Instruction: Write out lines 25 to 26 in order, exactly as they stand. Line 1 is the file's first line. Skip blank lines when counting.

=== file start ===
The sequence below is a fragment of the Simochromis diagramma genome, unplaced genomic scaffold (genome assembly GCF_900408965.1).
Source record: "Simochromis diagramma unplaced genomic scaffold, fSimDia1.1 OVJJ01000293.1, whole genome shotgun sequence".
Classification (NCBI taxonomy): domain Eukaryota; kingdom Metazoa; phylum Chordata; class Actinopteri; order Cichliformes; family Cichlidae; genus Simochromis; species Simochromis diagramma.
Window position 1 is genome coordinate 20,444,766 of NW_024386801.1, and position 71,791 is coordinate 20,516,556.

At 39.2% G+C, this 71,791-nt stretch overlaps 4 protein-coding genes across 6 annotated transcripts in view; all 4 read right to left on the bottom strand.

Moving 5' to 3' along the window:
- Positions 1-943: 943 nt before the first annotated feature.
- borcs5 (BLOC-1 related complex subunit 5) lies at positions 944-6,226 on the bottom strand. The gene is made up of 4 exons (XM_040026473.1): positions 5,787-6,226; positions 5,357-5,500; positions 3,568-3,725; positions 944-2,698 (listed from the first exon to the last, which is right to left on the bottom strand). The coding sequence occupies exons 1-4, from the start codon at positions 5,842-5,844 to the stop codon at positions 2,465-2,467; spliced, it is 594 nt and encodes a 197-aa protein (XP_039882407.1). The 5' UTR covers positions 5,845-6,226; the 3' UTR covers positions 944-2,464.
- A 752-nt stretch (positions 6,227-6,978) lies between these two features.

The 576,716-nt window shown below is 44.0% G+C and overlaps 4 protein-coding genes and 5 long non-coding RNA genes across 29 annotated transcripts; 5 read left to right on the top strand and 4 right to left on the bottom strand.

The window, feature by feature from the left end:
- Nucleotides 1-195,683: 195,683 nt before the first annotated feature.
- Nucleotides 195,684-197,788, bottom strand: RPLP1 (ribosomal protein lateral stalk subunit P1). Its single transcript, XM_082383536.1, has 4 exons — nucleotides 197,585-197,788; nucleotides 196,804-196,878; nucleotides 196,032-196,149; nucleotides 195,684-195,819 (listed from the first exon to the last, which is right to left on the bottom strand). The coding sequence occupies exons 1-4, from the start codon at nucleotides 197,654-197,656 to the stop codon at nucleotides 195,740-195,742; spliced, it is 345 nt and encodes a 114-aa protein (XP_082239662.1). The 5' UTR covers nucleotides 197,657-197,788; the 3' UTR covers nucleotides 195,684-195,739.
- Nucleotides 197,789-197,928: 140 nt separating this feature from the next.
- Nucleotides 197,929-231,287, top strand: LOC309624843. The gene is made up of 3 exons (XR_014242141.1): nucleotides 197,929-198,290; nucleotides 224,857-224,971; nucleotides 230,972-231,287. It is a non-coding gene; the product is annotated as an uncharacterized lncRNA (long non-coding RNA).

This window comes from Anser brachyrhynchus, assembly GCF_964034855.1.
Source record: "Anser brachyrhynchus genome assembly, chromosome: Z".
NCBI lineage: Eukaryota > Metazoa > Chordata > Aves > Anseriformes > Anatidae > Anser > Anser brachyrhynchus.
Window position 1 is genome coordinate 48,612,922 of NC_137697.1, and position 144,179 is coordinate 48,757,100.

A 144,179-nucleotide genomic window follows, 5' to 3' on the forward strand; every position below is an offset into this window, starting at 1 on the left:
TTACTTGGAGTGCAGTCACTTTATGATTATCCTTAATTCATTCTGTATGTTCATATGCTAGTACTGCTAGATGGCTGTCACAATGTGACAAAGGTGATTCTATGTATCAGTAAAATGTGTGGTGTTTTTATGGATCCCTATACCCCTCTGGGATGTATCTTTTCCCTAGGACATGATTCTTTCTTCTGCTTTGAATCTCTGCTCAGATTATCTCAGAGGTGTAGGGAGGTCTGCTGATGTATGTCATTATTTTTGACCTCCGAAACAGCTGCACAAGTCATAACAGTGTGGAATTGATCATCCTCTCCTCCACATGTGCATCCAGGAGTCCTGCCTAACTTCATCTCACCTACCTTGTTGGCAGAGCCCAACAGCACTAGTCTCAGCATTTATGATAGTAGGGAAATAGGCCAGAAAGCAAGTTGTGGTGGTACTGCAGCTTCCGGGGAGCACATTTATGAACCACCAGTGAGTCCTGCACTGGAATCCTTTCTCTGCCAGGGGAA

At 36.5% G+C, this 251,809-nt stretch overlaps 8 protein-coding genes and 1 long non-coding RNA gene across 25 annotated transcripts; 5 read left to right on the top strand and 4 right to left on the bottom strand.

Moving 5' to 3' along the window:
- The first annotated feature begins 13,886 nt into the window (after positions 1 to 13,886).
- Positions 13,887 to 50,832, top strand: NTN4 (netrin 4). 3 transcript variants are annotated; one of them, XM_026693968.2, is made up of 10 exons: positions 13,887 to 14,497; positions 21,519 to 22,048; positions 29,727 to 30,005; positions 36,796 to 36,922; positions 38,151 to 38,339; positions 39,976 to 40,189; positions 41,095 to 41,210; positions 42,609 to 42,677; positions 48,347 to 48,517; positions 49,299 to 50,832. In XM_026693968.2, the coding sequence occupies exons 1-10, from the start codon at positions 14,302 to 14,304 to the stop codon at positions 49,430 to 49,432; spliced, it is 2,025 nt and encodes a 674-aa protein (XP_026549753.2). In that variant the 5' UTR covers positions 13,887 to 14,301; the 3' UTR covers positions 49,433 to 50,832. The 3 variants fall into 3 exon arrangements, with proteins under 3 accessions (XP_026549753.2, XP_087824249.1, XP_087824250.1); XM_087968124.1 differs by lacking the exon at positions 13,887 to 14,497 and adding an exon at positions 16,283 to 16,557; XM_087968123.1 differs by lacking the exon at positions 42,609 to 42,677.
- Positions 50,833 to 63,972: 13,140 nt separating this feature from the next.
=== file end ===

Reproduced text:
- Positions 13,887 to 50,832, top strand: NTN4 (netrin 4). 3 transcript variants are annotated; one of them, XM_026693968.2, is made up of 10 exons: positions 13,887 to 14,497; positions 21,519 to 22,048; positions 29,727 to 30,005; positions 36,796 to 36,922; positions 38,151 to 38,339; positions 39,976 to 40,189; positions 41,095 to 41,210; positions 42,609 to 42,677; positions 48,347 to 48,517; positions 49,299 to 50,832. In XM_026693968.2, the coding sequence occupies exons 1-10, from the start codon at positions 14,302 to 14,304 to the stop codon at positions 49,430 to 49,432; spliced, it is 2,025 nt and encodes a 674-aa protein (XP_026549753.2). In that variant the 5' UTR covers positions 13,887 to 14,301; the 3' UTR covers positions 49,433 to 50,832. The 3 variants fall into 3 exon arrangements, with proteins under 3 accessions (XP_026549753.2, XP_087824249.1, XP_087824250.1); XM_087968124.1 differs by lacking the exon at positions 13,887 to 14,497 and adding an exon at positions 16,283 to 16,557; XM_087968123.1 differs by lacking the exon at positions 42,609 to 42,677.
- Positions 50,833 to 63,972: 13,140 nt separating this feature from the next.